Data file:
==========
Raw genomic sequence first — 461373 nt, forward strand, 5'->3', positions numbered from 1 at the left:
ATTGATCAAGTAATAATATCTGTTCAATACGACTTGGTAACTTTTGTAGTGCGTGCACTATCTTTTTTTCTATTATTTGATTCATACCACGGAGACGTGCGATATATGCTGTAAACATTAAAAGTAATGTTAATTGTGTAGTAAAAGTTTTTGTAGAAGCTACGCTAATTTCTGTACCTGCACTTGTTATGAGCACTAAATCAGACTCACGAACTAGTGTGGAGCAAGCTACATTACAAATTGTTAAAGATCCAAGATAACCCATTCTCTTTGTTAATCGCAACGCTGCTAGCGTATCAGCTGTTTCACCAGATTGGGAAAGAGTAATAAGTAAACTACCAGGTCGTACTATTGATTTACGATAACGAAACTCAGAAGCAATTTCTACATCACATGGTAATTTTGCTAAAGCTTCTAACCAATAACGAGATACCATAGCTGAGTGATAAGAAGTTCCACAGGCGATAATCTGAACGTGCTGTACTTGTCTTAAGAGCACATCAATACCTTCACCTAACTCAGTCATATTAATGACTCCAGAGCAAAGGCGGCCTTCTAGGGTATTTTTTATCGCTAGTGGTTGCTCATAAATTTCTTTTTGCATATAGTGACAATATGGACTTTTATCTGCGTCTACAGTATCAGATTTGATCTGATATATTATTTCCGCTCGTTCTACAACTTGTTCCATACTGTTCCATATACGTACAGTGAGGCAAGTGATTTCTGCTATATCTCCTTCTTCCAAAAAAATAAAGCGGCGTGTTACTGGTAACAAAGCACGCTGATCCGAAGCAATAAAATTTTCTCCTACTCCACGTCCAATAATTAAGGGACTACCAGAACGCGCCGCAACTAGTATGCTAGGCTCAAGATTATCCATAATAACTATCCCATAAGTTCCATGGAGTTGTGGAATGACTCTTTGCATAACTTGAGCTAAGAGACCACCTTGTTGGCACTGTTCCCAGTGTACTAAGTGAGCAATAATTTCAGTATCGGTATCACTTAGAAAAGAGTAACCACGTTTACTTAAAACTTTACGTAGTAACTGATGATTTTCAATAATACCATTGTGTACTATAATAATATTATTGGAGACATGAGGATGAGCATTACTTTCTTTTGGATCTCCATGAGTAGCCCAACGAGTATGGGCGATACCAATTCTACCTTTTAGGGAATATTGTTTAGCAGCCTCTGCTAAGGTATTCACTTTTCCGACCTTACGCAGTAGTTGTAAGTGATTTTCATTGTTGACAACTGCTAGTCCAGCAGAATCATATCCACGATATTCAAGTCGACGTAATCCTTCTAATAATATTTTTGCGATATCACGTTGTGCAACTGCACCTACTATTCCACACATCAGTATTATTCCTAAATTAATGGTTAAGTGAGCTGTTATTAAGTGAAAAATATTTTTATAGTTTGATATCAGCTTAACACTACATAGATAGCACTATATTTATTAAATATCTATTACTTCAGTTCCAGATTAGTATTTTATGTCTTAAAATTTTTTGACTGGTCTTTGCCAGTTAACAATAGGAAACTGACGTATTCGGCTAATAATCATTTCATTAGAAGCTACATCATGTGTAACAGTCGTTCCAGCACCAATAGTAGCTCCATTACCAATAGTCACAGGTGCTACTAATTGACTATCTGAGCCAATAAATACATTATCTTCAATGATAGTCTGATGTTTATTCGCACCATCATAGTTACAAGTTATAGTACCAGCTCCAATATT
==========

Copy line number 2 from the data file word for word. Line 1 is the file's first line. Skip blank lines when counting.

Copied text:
ATTGATCAAGTAATAATATCTGTTCAATACGACTTGGTAACTTTTGTAGTGCGTGCACTATCTTTTTTTCTATTATTTGATTCATACCACGGAGACGTGCGATATATGCTGTAAACATTAAAAGTAATGTTAATTGTGTAGTAAAAGTTTTTGTAGAAGCTACGCTAATTTCTGTACCTGCACTTGTTATGAGCACTAAATCAGACTCACGAACTAGTGTGGAGCAAGCTACATTACAAATTGTTAAAGATCCAAGATAACCCATTCTCTTTGTTAATCGCAACGCTGCTAGCGTATCAGCTGTTTCACCAGATTGGGAAAGAGTAATAAGTAAACTACCAGGTCGTACTATTGATTTACGATAACGAAACTCAGAAGCAATTTCTACATCACATGGTAATTTTGCTAAAGCTTCTAACCAATAACGAGATACCATAGCTGAGTGATAAGAAGTTCCACAGGCGATAATCTGAACGTGCTGTACTTGTCTTAAGAGCACATCAATACCTTCACCTAACTCAGTCATATTAATGACTCCAGAGCAAAGGCGGCCTTCTAGGGTATTTTTTATCGCTAGTGGTTGCTCATAAATTTCTTTTTGCATATAGTGACAATATGGACTTTTATCTGCGTCTACAGTATCAGATTTGATCTGATATATTATTTCCGCTCGTTCTACAACTTGTTCCATACTGTTCCATATACGTACAGTGAGGCAAGTGATTTCTGCTATATCTCCTTCTTCCAAAAAAATAAAGCGGCGTGTTACTGGTAACAAAGCACGCTGATCCGAAGCAATAAAATTTTCTCCTACTCCACGTCCAATAATTAAGGGACTACCAGAACGCGCCGCAACTAGTATGCTAGGCTCAAGATTATCCATAATAACTATCCCATAAGTTCCATGGAGTTGTGGAATGACTCTTTGCATAACTTGAGCTAAGAGACCACCTTGTTGGCACTGTTCCCAGTGTACTAAGTGAGCAATAATTTCAGTATCGGTATCACTTAGAAAAGAGTAACCACGTTTACTTAAAACTTTACGTAGTAACTGATGATTTTCAATAATACCATTGTGTACTATAATAATATTATTGGAGACATGAGGATGAGCATTACTTTCTTTTGGATCTCCATGAGTAGCCCAACGAGTATGGGCGATACCAATTCTACCTTTTAGGGAATATTGTTTAGCAGCCTCTGCTAAGGTATTCACTTTTCCGACCTTACGCAGTAGTTGTAAGTGATTTTCATTGTTGACAACTGCTAGTCCAGCAGAATCATATCCACGATATTCAAGTCGACGTAATCCTTCTAATAATATTTTTGCGATATCACGTTGTGCAACTGCACCTACTATTCCACACATCAGTATTATTCCTAAATTAATGGTTAAGTGAGCTGTTATTAAGTGAAAAATATTTTTATAGTTTGATATCAGCTTAACACTACATAGATAGCACTATATTTATTAAATATCTATTACTTCAGTTCCAGATTAGTATTTTATGTCTTAAAATTTTTTGACTGGTCTTTGCCAGTTAACAATAGGAAACTGACGTATTCGGCTAATAATCATTTCATTAGAAGCTACATCATGTGTAACAGTCGTTCCAGCACCAATAGTAGCTCCATTACCAATAGTCACAGGTGCTACTAATTGACTATCTGAGCCAATAAATACATTATCTTCAATGATAGTCTGATGTTTATTCGCACCATCATAGTTACAAGTTATAGTACCAGCTCCAATATT